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Recent research indicates that aside from its popular use as a weight loss method, intermittent fasting might also enhance memory and reduce the buildup of amyloid proteins in the brain, which are linked to Alzheimer’s disease.

Fasting can help address circadian disturbances linked to AD

Alzheimer’s disease results in distressing symptoms like personality changes and memory loss. The prevalent dementia form also disrupts the body’s circadian rhythm, responsible for regulating various physiological functions. Approximately 80% of Alzheimer’s patients experience issues related to their internal body clock, like sleep problems and nighttime cognitive decline. Regrettably, no treatments presently address this particular aspect of Alzheimer’s.

University of California San Diego School of Medicine researchers have confirmed in animal experiments that addressing circadian disruptions linked to Alzheimer’s disease can be achieved through time-restricted feeding. This approach involves limiting the daily eating window without reducing overall food intake.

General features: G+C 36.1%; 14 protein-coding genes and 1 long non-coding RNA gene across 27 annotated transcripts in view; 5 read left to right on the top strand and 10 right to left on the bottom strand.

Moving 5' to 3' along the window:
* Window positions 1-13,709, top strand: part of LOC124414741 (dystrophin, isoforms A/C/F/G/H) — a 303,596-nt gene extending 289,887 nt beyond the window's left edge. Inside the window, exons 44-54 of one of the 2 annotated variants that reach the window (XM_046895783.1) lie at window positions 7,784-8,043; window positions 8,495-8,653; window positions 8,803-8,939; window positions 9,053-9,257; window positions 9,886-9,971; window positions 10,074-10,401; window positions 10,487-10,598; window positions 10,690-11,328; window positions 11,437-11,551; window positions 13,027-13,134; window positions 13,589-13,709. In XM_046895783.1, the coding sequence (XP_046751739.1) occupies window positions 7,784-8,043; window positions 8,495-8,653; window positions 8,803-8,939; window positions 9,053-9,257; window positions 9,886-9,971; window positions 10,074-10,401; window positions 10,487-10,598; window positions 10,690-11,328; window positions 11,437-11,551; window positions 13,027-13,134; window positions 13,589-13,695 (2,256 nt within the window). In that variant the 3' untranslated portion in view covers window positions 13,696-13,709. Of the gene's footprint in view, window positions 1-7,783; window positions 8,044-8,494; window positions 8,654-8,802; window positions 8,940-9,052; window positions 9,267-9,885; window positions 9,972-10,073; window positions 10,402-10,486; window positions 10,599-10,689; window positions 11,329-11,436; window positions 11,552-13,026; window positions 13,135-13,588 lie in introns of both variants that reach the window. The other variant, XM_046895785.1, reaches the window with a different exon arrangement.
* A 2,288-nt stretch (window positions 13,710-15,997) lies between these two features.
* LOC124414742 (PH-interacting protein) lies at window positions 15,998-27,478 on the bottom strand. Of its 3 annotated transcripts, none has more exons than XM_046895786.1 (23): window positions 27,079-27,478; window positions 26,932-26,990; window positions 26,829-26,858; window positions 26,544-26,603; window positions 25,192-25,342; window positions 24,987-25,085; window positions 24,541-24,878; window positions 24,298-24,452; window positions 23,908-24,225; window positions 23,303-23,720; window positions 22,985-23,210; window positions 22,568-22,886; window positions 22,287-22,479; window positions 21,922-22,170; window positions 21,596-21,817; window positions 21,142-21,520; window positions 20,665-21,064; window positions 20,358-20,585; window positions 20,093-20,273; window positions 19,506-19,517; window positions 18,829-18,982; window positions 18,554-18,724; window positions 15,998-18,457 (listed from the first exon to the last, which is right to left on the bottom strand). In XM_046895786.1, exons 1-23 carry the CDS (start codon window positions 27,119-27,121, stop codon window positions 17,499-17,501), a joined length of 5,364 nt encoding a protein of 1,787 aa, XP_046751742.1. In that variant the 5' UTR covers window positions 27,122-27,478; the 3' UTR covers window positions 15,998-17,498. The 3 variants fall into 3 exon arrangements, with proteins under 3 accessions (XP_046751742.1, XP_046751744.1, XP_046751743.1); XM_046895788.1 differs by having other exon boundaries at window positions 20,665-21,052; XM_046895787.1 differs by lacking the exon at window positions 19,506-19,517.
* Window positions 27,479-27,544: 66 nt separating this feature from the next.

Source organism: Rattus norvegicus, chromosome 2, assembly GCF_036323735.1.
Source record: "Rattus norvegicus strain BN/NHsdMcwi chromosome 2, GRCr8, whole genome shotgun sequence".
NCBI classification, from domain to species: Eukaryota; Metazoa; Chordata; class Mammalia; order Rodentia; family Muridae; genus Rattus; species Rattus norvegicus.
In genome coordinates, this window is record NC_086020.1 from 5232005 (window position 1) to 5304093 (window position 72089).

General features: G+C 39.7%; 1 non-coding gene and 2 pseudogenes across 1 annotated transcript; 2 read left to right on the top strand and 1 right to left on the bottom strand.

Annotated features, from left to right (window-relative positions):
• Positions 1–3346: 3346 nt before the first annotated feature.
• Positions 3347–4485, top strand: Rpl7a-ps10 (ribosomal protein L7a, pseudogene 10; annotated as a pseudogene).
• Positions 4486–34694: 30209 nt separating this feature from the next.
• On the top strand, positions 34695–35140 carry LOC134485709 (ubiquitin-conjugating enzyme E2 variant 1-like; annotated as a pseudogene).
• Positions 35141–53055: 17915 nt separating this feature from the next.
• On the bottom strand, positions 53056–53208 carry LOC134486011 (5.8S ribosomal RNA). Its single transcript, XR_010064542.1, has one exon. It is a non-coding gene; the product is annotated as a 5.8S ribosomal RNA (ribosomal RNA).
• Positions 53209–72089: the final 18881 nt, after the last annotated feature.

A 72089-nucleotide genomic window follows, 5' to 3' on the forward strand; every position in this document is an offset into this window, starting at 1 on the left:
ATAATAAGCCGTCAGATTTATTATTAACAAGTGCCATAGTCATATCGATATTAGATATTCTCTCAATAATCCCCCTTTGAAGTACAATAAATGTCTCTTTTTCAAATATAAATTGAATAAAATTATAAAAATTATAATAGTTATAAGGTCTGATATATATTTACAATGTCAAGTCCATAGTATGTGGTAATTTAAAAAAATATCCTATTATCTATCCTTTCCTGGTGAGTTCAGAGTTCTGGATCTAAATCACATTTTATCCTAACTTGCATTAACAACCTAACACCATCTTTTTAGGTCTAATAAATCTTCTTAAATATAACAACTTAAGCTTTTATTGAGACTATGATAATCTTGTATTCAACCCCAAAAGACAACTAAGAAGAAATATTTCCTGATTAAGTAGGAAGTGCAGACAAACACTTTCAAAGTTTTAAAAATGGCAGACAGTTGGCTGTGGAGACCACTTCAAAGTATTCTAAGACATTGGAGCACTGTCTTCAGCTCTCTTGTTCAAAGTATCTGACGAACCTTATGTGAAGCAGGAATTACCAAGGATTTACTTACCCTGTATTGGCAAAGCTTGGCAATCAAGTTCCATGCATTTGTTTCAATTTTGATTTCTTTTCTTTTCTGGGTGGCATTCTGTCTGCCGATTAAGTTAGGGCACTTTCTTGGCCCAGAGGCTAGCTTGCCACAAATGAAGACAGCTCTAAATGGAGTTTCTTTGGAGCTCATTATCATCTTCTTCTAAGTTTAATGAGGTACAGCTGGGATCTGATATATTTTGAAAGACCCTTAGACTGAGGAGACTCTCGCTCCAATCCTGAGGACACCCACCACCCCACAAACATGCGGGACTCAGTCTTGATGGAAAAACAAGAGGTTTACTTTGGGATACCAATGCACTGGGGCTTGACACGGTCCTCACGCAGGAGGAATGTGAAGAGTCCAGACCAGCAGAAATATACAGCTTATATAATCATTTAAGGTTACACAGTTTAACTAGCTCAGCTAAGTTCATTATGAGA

The study involving mice demonstrated that a restricted feeding schedule led to better memory and decreased buildup of amyloid proteins in their brains. The researchers anticipate that these findings will prompt a human clinical trial in the future.

Targeting circadian disruption to develop AD treatments

The conventional belief was that circadian disruptions in Alzheimer’s patients were caused by neurodegeneration. However, recent findings suggest a reverse relationship: circadian disruption might contribute to Alzheimer’s pathology. Paula Desplats, a senior study author, highlights the potential of targeting circadian disruptions for Alzheimer’s treatments, offering a feasible method to address these issues.

Alzheimer’s disease, impacting over six million Americans, is a significant health concern in the US. Those affected experience disruptions in circadian rhythms, affecting their sleep patterns and cognitive functions. This condition poses a substantial health challenge for the future.

Professor Desplats argues that circadian disturbances in Alzheimer’s disease stand as the primary reason for the requirement of nursing home placement. Any interventions aimed at aiding patients in reestablishing their circadian rhythms would yield substantial impact on our approach to Alzheimer’s within the clinical setting and on how caregivers assist patients in coping with the condition within a domestic environment.